Last week, a House of Representatives committee launched an investigation into how five large nursing home companies have handled COVID-19. Among the nursing homes under investigation are publicly traded Genesis Healthcare and Ensign Group, both of which have seen a drop in share prices since the announcement, according to Barron’s.
Genesis shares have fallen almost 7% since Tuesday’s announcement, and the stock is down more than 53% year to date. Ensign Group also declined slightly last week, and shares are down more than 7% so far this year.
These two firms, along with the three others called out in the investigation — Life Care Centers of America, SavaSeniorCare and Consulate Health Care — collectively operate more than 850 nursing facilities in 40 states, with more than 80,000 residents. During the pandemic, Genesis has had more than 1,500 deaths at its homes, whereas the other four companies saw 780 deaths, according to a press release from the House.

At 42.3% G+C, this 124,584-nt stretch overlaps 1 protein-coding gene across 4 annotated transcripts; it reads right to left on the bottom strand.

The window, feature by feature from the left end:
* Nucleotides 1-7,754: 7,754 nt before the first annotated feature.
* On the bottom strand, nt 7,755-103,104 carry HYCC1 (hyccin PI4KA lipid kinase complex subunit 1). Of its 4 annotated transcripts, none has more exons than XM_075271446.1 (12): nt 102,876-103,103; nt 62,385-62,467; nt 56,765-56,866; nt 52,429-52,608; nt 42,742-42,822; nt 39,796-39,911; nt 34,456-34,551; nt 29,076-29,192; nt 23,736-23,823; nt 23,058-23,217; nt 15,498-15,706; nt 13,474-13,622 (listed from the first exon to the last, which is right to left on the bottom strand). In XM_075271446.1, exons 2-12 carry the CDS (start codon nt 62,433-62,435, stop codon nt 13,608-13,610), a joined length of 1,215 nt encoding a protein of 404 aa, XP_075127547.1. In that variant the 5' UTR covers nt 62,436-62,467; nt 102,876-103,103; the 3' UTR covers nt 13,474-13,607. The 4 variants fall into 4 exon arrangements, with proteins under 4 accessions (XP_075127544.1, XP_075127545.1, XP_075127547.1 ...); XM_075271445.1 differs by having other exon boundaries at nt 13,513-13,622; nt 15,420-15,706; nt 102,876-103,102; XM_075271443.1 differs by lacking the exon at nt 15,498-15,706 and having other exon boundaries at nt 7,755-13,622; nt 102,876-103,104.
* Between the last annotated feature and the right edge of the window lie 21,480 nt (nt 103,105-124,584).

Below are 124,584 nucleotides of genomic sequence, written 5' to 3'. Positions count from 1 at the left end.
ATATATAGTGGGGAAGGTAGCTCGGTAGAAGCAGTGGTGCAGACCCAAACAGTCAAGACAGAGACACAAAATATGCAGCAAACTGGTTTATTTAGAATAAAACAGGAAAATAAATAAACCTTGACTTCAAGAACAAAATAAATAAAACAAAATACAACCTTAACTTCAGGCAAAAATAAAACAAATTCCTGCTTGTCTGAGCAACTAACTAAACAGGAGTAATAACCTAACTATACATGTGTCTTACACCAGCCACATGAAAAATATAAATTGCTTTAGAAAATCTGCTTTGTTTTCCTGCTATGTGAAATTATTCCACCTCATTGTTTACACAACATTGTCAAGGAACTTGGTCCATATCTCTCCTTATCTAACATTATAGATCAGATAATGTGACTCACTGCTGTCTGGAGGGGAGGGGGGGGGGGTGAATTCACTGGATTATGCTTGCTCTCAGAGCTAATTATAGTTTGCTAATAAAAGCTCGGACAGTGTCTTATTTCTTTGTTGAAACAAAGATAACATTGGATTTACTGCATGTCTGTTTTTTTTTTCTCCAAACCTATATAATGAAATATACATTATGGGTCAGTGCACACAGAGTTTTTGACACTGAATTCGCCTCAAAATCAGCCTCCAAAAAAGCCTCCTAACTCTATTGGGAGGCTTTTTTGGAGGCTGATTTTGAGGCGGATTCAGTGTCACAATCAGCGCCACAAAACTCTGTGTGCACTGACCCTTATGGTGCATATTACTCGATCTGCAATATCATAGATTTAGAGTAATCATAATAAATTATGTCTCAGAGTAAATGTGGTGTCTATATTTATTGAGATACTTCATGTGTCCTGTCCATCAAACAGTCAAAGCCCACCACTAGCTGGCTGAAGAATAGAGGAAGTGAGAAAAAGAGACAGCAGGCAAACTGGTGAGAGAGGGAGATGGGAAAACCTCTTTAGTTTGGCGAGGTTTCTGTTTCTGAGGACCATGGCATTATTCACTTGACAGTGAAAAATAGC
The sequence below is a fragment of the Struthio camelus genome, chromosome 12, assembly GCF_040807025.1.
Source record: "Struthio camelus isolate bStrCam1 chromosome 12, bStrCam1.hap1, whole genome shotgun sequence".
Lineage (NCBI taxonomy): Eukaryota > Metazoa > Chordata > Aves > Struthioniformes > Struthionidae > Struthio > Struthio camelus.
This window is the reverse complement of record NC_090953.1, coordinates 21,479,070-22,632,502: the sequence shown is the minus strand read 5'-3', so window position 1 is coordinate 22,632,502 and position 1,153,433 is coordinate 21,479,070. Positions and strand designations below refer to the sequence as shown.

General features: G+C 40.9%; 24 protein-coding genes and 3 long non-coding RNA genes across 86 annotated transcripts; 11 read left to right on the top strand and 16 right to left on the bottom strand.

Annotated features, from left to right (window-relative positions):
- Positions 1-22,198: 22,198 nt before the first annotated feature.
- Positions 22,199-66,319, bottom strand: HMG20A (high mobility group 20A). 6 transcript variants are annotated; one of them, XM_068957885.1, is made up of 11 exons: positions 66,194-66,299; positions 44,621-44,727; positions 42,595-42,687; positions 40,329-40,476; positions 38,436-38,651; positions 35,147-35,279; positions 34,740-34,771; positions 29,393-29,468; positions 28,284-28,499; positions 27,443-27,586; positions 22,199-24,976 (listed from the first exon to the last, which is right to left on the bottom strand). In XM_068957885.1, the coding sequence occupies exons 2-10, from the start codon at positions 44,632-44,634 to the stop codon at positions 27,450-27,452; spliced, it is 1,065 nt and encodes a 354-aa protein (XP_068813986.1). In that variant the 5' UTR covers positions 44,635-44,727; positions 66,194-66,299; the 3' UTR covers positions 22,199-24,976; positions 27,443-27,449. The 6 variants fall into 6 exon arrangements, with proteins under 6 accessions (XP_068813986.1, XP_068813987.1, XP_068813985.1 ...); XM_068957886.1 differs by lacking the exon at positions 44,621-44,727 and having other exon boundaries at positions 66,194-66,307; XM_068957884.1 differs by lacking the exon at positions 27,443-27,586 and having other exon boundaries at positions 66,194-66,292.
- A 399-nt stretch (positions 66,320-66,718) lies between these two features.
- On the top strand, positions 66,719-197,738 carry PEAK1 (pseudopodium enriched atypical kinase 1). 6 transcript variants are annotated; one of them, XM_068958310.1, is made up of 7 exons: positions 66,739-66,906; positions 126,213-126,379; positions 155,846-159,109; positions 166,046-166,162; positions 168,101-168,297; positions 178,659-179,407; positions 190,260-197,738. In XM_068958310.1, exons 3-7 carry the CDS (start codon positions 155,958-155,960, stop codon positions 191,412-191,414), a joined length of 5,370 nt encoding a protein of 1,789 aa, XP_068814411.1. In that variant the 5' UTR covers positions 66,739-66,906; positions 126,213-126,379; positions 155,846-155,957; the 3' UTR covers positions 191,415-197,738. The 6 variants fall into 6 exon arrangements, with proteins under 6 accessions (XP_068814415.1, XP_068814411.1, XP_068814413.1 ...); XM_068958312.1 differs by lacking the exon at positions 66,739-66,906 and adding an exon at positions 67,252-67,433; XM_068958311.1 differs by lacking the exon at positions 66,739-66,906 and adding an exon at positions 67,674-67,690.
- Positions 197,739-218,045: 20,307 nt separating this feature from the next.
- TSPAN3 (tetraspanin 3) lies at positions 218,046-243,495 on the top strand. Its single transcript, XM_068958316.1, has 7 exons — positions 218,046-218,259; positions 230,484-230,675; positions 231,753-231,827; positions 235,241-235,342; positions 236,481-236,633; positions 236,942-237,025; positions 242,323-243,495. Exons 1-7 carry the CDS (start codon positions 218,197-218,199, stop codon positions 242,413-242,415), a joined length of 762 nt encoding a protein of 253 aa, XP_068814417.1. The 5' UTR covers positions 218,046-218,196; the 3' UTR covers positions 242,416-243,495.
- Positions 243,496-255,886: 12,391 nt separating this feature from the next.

The House subcommittee sent letters to the firms requesting that they provide information about their ownership and organizational structures, as well as detailed lists of long-term care facilities they own and operate. The lawmakers also want to know resident demographic information, confirmed or suspected cases at facilities, supply information about personal protective equipment, complaint information, compensation for executives, and revenues.
The Centers for Medicare & Medicaid Services also is being investigated under the inquiry. The committee is seeking information regarding the agency’s enforcement of health and safety regulations during the crisis, data collection and provision of life-saving supplies.
The House coronavirus task force will hear from the CMS in a briefing on June 30, and the panel has asked the five companies to answer the inquiry by the same date.
This article appeared in the McKnight’s Business Daily, a joint effort of McKnight’s Senior Living and McKnight’s Long-Term Care News.